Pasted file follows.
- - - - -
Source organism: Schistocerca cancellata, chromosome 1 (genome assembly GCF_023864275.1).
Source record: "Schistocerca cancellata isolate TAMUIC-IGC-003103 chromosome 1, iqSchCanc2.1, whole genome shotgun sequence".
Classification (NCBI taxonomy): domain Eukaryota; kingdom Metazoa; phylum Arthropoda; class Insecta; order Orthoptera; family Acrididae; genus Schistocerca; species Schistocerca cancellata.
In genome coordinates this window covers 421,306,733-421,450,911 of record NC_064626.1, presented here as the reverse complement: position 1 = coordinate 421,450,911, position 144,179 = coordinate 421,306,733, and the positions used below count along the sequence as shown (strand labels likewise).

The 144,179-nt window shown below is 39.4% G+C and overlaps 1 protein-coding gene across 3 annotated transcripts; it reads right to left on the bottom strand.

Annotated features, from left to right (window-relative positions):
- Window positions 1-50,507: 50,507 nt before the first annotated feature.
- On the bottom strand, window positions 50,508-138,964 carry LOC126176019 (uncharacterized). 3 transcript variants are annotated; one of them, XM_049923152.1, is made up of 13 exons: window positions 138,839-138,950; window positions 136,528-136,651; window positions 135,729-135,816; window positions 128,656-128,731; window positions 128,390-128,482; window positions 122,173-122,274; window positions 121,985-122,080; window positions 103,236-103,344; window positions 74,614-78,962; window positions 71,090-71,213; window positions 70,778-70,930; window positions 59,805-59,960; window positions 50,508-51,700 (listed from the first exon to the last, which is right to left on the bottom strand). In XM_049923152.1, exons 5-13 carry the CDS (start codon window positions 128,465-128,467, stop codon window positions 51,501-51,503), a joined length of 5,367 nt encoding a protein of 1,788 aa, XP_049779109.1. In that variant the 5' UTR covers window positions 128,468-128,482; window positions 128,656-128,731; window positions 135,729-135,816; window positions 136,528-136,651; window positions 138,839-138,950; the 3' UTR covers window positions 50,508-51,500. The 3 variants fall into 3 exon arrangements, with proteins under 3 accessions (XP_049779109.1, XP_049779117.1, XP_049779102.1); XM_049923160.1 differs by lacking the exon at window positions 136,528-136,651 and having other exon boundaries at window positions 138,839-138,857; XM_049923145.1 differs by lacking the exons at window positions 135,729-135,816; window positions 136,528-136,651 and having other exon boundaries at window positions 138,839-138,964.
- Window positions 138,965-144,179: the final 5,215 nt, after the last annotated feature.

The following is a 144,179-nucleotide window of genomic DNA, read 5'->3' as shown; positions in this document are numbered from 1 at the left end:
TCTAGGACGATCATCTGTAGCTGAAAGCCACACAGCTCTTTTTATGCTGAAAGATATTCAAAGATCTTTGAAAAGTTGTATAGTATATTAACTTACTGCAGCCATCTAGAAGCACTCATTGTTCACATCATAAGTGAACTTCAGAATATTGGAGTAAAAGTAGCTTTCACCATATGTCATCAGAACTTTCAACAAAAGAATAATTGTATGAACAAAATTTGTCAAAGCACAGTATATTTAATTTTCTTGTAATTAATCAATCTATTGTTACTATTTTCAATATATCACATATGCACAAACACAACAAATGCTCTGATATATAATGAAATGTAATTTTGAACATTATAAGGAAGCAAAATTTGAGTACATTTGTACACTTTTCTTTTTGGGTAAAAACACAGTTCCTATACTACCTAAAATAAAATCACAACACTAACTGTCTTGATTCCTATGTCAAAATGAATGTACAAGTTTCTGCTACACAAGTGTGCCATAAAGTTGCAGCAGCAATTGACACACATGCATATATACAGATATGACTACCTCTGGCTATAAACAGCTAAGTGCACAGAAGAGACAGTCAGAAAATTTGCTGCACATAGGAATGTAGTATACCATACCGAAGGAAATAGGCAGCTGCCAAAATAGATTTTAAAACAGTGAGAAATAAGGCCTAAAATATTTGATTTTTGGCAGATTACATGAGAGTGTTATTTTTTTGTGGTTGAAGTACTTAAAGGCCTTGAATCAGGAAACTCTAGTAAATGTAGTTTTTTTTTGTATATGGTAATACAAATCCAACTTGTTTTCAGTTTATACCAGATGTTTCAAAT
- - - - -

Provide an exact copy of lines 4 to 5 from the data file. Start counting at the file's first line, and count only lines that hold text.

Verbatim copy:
In genome coordinates this window covers 421,306,733-421,450,911 of record NC_064626.1, presented here as the reverse complement: position 1 = coordinate 421,450,911, position 144,179 = coordinate 421,306,733, and the positions used below count along the sequence as shown (strand labels likewise).

The 144,179-nt window shown below is 39.4% G+C and overlaps 1 protein-coding gene across 3 annotated transcripts; it reads right to left on the bottom strand.